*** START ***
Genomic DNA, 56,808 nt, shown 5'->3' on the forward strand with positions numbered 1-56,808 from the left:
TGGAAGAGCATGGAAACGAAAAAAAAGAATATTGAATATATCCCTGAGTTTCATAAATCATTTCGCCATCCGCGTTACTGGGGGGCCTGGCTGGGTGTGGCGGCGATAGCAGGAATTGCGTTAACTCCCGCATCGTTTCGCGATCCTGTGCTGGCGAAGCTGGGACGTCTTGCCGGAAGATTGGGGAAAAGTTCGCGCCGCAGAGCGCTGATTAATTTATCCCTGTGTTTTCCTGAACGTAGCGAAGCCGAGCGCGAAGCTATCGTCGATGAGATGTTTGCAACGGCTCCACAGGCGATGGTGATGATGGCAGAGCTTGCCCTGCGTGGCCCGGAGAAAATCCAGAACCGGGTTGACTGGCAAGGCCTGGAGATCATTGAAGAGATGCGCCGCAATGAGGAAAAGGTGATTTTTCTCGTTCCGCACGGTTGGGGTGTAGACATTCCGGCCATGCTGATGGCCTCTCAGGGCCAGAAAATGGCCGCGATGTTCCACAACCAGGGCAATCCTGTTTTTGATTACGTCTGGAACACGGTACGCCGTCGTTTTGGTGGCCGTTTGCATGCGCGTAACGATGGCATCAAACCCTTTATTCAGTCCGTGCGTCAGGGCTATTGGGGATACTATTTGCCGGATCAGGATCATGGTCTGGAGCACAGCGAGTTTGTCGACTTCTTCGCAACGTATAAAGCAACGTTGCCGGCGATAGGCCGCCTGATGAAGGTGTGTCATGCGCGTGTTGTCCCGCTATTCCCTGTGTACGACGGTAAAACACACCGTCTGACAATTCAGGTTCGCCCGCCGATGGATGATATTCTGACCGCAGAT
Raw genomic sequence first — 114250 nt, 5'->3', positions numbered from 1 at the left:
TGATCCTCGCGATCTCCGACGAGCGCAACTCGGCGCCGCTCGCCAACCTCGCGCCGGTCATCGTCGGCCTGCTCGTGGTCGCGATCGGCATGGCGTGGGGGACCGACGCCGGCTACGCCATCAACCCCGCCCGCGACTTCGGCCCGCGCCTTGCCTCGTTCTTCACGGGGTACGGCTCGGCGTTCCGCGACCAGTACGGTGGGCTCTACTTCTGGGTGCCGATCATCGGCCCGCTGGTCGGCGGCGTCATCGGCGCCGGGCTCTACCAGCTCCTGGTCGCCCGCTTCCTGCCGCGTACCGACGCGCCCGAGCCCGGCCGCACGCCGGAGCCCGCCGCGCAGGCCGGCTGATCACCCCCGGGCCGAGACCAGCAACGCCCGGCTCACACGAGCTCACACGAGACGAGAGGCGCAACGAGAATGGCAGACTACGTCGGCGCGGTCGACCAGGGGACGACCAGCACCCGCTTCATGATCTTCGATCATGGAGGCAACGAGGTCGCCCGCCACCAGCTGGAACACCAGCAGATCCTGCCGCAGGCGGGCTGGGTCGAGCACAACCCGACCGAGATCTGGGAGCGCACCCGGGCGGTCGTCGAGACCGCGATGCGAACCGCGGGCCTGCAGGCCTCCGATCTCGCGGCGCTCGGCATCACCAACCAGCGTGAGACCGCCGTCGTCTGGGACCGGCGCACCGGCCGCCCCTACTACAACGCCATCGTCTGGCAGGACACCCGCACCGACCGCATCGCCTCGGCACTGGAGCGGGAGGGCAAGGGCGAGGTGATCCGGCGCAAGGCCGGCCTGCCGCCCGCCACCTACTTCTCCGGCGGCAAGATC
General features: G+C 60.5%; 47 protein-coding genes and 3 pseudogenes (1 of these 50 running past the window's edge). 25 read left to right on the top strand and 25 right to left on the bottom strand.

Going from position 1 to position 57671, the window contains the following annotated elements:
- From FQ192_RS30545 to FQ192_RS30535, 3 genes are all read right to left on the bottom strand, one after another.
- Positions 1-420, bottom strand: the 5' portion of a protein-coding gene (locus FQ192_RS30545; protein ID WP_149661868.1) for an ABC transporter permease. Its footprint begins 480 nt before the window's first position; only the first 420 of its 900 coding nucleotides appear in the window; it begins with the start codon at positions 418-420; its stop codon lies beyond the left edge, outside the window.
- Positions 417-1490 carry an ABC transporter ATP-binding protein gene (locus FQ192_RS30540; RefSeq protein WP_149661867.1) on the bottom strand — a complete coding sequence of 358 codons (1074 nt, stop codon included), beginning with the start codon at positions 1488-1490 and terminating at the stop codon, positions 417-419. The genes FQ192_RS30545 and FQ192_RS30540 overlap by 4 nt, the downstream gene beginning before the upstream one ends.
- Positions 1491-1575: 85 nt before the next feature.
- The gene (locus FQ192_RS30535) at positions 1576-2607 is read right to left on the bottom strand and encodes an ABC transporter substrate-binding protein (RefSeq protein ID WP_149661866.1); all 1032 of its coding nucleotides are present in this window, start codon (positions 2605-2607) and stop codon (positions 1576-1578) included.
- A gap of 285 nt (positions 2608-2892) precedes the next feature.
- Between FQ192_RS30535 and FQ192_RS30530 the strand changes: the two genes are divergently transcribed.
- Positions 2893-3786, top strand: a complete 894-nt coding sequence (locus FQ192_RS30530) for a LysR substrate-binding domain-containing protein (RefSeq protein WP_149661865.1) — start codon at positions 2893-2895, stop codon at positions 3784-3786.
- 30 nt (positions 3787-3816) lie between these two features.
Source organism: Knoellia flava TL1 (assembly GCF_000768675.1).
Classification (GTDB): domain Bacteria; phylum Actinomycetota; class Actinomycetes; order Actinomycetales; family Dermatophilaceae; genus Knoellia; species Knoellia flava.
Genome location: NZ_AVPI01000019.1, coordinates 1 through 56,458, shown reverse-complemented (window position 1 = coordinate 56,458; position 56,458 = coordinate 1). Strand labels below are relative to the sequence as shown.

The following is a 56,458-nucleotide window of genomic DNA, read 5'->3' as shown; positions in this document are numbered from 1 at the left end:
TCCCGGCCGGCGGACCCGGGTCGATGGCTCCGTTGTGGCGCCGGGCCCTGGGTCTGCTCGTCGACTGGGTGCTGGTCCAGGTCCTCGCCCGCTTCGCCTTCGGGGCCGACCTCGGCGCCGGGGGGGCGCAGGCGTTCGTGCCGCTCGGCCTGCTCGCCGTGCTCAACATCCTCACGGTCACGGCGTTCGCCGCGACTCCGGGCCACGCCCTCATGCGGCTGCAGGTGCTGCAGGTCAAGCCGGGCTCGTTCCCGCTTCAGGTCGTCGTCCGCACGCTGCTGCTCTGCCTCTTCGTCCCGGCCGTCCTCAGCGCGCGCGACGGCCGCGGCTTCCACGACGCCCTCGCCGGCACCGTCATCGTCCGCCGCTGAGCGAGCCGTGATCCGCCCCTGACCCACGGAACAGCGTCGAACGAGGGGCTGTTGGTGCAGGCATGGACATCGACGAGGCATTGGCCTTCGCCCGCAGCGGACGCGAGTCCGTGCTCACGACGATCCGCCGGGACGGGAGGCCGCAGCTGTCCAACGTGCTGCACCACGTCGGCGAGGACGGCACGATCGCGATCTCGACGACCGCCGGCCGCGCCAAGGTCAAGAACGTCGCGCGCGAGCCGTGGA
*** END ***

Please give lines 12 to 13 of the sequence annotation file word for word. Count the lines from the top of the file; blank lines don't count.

- A gap of 285 nt (positions 2608-2892) precedes the next feature.
- Between FQ192_RS30535 and FQ192_RS30530 the strand changes: the two genes are divergently transcribed.